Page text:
Alternative news-providers. The young people part of this Azerbaijani diverse, active and brave young generation keep themselves updated thanks to foreign media and the Internet. Last December a big accident occurred in one of the oil-platforms on the Caspian Sea. The fatal accident occurred during a storm and was caused, reportedly, by the poor working conditions and the denial for the workers to leave the structures. Naila remembers that the only way to discover the real number of people who died was to read news from foreign reporters. However, there is an alternative. “There is an independent channel, Meydan TV. It’s a media ‘in exile’, based in Germany and run by the dissident writer Emin Milli, who was previously in jail in Azerbaijan. They are aiming at providing fair and reliable news, even if in my opinion sometimes they give misinterpretations or exaggerated news. They should be very careful in the way they propose news, and be aware especially of their audience. They should try to avoid to make people aggressive or angry, but without any chance to express it” she says.
Struggling for dialogue. “I’ve decided to enroll in the department of Sociology also because of the serious lack of sociologists in my country. We have a huge number of internally-displaced people, but there are no social workers with professional competences to face the situation” says Naila. The flow of internally displaced people comes from the area of Nagorno Karabakh. The area is theater of continuous attacks and shootings between Armenian and Azerbaijani militaries, despite the official cease-fire established after the war for gaining control over the area in 1994. The region, considered part of the territory of Azerbaijan but with a majority of inhabitants of Armenian origin, declared self-independence in 1991, under the name of Nagorno-Karabakh Republic. However, it has not been recognized by the international community, and it still remains a battlefield competed between the two neighboring countries. “For the internally-displaced people, and for many others, Armenia is just the enemy. Armenians attacked their land, they stole their houses. These people carry with them very traumatic memories. And the government always gives hopes to them, saying that they will get back their houses and their hometowns. But these are lies. They’re just manipulating people, supporting this creation of the idea of the enemy” Naila says.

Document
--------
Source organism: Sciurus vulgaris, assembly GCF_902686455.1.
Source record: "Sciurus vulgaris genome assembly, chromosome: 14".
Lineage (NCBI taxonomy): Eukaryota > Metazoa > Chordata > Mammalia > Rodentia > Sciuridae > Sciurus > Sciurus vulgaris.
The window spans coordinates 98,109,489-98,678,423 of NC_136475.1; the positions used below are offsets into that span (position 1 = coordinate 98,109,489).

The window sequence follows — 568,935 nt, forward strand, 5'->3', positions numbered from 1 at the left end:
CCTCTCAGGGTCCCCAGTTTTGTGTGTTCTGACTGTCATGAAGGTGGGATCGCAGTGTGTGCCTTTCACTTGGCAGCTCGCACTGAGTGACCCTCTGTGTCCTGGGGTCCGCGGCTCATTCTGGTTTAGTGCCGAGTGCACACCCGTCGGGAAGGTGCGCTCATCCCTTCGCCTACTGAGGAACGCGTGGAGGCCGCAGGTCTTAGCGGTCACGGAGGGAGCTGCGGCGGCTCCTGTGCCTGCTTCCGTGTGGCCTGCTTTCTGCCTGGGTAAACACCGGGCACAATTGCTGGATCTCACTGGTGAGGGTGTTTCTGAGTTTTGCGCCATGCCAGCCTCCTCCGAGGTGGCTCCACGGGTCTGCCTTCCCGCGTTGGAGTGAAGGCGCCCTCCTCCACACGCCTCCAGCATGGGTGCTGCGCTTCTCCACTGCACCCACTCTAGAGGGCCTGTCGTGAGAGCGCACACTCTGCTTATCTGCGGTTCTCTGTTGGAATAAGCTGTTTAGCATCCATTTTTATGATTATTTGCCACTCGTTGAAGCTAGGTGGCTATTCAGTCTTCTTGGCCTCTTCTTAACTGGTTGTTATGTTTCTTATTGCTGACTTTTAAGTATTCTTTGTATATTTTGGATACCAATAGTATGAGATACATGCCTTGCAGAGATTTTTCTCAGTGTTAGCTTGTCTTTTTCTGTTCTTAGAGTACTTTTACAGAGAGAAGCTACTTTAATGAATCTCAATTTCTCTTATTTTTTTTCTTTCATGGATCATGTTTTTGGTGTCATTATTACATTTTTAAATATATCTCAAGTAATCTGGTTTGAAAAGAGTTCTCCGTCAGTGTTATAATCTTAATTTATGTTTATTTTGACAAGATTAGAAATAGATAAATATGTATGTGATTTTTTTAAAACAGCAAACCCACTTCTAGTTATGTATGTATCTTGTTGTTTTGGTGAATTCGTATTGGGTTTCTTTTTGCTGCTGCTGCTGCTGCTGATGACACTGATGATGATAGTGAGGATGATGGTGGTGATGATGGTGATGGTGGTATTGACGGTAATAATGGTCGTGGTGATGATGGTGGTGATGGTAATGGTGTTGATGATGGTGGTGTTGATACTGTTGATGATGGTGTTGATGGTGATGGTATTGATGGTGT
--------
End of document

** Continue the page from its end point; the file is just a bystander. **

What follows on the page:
Entering the area of Nagorno Karabakh without the authorization of the Azerbaijan government is prohibited. The borders between Azerbaijan and Armenia are closed. People who have visited Armenia, regardless of their nationality, undergo usually more careful controls at the border checks, or they are even denied the access to Azerbaijan.
“There is no possibility to meet people from Armenia, there isn’t any comfort-zone” tells Naila. “The first time I met an Armenian I was in Moldova. I introduced myself to that girl, and when we were about to hold our hands something very weird happened. I realized that my hand was shaking. I didn’t expect it. She’s my neighbor, she’s the same age as me. But I had stereotypes. They killed people and similar things. But as soon as I met her I started to change my mind. I’m not responsible for what my father did. Maybe my father killed her father, maybe his father killed my relatives. I decided that we are not responsible of what our fathers did twenty years ago. I just want to communicate with them” she says.
“It’s all about communication”. Since some years, Naila has been taking part in the One Caucasus Borderland project. The project, whose organizer is from Warsaw, takes places every summer in Georgia, with the support of the Georgian government. The aim is to provide young people from Georgia, Armenia and Azerbaijan the possibility to meet and work, living together for some weeks and organizing workshops, events and concerts. “Thanks to the project, I broke all my stereotypes. Now one of my best friends is Armenian. They’re like us. What is happening it’s not the problem of the society, it’s a political problem. Politics takes people under control, and people cannot communicate. If only they let us, really, we could live again peacefully together” she says. Stereotypes and prejudices are however deeply rooted in the minds, sometimes hidden and sometimes overt, and there is a long way to go before overcoming them and embracing a more open approach. “The Georgian food is way too much spicy for me, but luckily while I was there our chef from Armenia brought for me some jam. When I told it to my father, who was in Armenia and had Armenian friends before the war, he simply said ‘Be careful, she’s Armenian’” told Naila with a sad smile. “I hope this project will involve increasingly more people. I could see there the real peace, when people work together. The aim is to make people communicate” she says.
During last summer spent with the association, a journalist got interested in the project and wrote an article about it, with a kind of suspicious tone. What are these people doing there? Trying to solve the conflict or having fun? “Of course, we’re having fun. I didn’t do any conflict and sure I’m not going to solve it. So we’re just having fun. They didn’t understand what we’re trying to do” replies firmly Naila. With strong determinacy and passion, the commitment of Naila for bringing about changes is clearly set to go further. Since a long time her overt criticism against the government and her call for changes are clear. She is also active in Facebook, the powerful tool that seems to be still “partly free”, which can allow to overtly express criticism. However, after the article about the One Caucasus Borderland project, things got more complicated. “Even if I don’t have my real name in Facebook, my father got a call. Yes, we know her and what she writes. So, do something with her. Otherwise… otherwise we don’t know. And then I just took my luggage and came here. It was in September. After our festival in Georgia” she says. She is deeply aware of the risks that her father, who is working as architect for the government, could face, risking to lose his job. However, she feels a compelling need to go on struggling. “My father is angry and proud of me at the same time. But why should I stop? I cannot live in Europe for my entire life, because of my identity. I’ve my Caucasus identity, I’ve my Azeri identity. What is my identity in Wroclaw, where is my identity in Europe? We have different languages and different lifestyles. I’m against my government, but not against my country. I would like to live there, that’s why I should struggle and should not stop to pursue my education. Because I have my working brain” she says.